SINGAPORE — After placing a three-month-old baby in a prone position on an adult bed to help him sleep, his mother fell asleep beside him.
Hours later however, the 31-year-old woman woke to find that the baby had stopped breathing and was blue in the face. Though the mother performed CPR on her son, the baby was unfortunately pronounced dead later that day, on 6 February 2018.
State Coroner (SC) Kamala Ponnampalam gave an open verdict on the baby’s death on Thursday (3 September), as the cause of death could not be ascertained. The woman is currently serving seven-year jail sentence for culpable homicide not amounting to murder. Sentenced on 4 November last year, the woman was found responsible for the death of her two-year-old daughter – she had thrown the girl on the floor – on 9 April 2018, some two months after the death of her baby.
In the current case, while an autopsy report showed no evidence of asphyxia, the cause could not be ruled out. The SC also did not rule out overlaying, which is when a bigger person lies over a small person, resulting in the latter’s death. No injuries were found that pointed to overlaying as a cause of death, noted the SC, who also did not rule out natural disease as a cause.
No drugs or substances were implicated in the baby’s death.
“(The baby’s) death highlights the possible dangers associated with placing an infant in a prone sleeping position or even co-sleeping with the infant in an adult bed (and) parents and caregivers must be aware that certain choices of how they place the infant to sleep places the baby at an increased risk of serious injury or death,” the SC said.
These factors, coupled with the mother’s fatigue, exponentially increased the risk of the baby sustaining an injury, said the SC, who advised mothers to seek help when needed.
According to the SC, three of the woman’s children, including the baby, have died. Besides the two-year-old girl, a four-month-old son died from natural causes on 29 November 2011.
The woman’s surviving son is about 10 years old.
Baby placed in prone position
The baby boy was born prematurely towards the end of 2017 and was admitted to hospital for medical problems, including diarrhoea, in January 2018. He was discharged in the same month.
On 6 February 2018, the woman’s husband left to send the couple’s eldest son to school before heading to work in the morning, leaving the woman with her two-year-old daughter and the baby boy at home.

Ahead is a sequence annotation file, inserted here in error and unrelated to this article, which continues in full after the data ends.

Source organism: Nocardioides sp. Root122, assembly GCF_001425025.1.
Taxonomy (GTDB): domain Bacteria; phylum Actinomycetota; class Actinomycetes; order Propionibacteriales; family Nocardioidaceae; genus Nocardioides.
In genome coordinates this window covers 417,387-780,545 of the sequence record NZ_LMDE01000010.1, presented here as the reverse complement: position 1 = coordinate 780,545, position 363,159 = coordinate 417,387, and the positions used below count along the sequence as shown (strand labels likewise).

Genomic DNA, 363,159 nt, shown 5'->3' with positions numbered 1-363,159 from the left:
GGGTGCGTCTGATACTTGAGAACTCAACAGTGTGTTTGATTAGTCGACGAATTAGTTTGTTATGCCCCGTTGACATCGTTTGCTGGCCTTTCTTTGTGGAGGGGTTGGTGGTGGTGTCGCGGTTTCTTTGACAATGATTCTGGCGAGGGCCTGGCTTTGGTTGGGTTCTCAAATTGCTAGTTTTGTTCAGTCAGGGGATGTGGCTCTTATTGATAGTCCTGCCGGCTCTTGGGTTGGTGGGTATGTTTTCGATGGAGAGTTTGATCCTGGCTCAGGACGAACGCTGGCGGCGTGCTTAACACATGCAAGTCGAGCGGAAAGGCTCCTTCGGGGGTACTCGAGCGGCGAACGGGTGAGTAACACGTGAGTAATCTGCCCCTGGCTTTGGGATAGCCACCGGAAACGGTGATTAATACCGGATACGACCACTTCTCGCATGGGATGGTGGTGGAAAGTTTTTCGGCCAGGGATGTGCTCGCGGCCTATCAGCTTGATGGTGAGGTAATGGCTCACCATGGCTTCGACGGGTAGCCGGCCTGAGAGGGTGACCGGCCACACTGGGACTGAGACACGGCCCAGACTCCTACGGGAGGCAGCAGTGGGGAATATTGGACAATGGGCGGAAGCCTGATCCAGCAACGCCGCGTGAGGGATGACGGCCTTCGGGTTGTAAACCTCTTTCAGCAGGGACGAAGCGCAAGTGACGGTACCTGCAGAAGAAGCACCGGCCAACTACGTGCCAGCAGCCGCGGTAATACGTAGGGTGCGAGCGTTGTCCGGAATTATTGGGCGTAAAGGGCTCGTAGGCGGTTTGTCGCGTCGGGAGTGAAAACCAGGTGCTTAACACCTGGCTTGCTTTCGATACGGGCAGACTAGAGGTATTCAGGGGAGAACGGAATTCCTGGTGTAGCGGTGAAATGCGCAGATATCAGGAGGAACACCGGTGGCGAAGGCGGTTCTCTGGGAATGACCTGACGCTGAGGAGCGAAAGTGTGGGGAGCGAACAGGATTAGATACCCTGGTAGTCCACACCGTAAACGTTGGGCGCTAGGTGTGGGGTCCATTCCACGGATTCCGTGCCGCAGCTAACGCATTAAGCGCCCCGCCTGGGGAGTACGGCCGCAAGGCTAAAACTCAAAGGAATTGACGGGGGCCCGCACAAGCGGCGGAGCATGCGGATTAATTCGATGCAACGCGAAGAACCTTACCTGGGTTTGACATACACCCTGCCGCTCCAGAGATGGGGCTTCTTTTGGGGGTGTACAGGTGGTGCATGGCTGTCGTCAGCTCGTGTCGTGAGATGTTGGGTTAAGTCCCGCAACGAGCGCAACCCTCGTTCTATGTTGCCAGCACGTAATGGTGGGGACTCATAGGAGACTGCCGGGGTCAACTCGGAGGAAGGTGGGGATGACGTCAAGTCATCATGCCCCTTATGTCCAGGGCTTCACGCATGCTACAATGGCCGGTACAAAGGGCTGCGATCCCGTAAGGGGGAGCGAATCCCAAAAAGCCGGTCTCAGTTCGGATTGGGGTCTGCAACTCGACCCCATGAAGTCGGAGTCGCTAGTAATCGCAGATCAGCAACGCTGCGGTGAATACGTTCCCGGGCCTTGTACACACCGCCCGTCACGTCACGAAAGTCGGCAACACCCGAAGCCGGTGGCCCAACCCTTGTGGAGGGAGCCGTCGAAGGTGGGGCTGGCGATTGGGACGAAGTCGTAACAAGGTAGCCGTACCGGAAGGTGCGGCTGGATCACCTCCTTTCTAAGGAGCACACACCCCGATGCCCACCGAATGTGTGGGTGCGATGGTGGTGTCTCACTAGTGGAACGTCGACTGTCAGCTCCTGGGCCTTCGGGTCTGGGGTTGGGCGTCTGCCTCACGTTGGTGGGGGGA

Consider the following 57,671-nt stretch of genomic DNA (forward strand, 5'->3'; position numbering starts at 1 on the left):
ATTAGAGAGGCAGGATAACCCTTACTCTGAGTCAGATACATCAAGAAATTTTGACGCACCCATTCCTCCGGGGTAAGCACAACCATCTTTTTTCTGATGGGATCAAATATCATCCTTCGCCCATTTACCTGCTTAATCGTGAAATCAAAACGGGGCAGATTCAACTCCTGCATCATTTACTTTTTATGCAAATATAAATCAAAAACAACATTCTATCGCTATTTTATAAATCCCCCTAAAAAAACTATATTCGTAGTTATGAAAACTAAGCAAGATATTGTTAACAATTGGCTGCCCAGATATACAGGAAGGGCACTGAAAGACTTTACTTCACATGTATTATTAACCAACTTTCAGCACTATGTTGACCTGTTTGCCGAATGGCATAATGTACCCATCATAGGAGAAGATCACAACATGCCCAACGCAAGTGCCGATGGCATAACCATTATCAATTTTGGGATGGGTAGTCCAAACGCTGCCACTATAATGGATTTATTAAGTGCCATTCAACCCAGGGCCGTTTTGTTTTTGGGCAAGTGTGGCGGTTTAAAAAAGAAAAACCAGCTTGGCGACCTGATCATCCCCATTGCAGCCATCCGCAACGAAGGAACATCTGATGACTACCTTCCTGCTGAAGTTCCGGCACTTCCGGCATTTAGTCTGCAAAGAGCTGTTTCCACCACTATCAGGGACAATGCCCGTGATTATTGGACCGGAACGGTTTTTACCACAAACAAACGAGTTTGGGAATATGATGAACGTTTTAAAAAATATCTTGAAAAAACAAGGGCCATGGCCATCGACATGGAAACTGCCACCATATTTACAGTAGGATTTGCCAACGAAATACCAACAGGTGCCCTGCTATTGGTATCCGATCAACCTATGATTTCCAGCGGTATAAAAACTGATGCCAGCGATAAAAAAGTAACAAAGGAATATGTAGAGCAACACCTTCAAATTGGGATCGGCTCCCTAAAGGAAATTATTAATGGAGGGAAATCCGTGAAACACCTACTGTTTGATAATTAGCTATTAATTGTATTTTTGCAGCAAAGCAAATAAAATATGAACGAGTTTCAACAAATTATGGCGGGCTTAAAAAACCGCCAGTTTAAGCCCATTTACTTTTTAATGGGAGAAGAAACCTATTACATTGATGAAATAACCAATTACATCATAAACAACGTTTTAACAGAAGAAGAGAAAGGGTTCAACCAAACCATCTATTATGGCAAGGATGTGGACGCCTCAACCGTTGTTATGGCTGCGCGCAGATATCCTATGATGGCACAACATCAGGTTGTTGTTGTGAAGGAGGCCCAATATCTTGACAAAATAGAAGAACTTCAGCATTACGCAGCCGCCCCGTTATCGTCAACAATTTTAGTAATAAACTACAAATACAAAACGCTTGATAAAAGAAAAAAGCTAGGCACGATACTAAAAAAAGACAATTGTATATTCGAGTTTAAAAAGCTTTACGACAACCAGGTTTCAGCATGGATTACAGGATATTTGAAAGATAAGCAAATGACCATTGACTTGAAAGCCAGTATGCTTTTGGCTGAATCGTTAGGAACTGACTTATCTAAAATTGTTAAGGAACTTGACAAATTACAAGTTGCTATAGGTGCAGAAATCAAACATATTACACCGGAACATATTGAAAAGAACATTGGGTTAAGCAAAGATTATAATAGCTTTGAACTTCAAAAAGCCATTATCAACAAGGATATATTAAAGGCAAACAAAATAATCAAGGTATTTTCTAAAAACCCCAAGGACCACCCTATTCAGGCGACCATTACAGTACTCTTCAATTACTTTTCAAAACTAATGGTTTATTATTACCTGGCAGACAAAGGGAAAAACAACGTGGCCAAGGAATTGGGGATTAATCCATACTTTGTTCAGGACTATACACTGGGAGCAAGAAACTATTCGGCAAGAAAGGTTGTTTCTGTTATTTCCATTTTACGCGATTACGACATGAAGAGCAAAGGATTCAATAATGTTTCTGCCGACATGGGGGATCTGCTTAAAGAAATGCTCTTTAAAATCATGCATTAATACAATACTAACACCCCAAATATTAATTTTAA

She fed the baby milk before he fell asleep. As her daughter was also asleep, the woman decided to take a nap as she was exhausted. She slept on the bed beside her baby boy. A while later, she heard the boy cry. After trying unsuccessfully to pat the baby to sleep, she placed him face down with a bolster to support his body, and turned his head sideways on his pillow.
According to the woman, the position was comfortable for the baby and made him fall asleep quickly. The baby fell asleep shortly after, and his mother did so too.
At about 2pm, the woman woke to see her son still in the same position, but with the bolster no longer supporting his body. She saw that his face was against the pillow and turned him to a supine position – lying down on his back with face and torso facing up. She observed that he had turned blue in the face with blood and mucus on his mouth.
She brought the baby to the living room where she called for an ambulance and was instructed to perform CPR on her baby. Paramedics later arrived and took over the process. They observed that the baby’s lips and finger were blue and that he produced no pulse.
When they placed a pad on his chest and back, the baby’s electrical heart rhythm showed a flatline. He was conveyed to Ng Teng Fong General Hospital where he was pronounced dead at 4.13pm.
According to the husband, he was happy with the marriage and did not witness any abuse on the children. He told the court that his wife would sleep late every night due to household chores.
A medical report revealed that although the baby was born prematurely and needed support, he was found to be thriving without abnormalities during follow-up medical appointments. His mother however, had defaulted on a counselling appointment in November 2017 and an eye review for her baby son in December that same year.
A psychiatric evaluation of the mother, conducted when she was remanded for the death of her two-year-old daughter revealed that the mother had Major Depressive Disorder with a history of substance and alcohol abuse. She had the condition before and after the baby’s death.
She indicated that after the baby was discharged in January, his diarrhoea persisted for two days and she was exhausted from caring for him and her daughter. She displayed signs of forgetfulness and was frustrated with the baby’s crying. She also had problems sleeping and poor appetite, as well as low mood.
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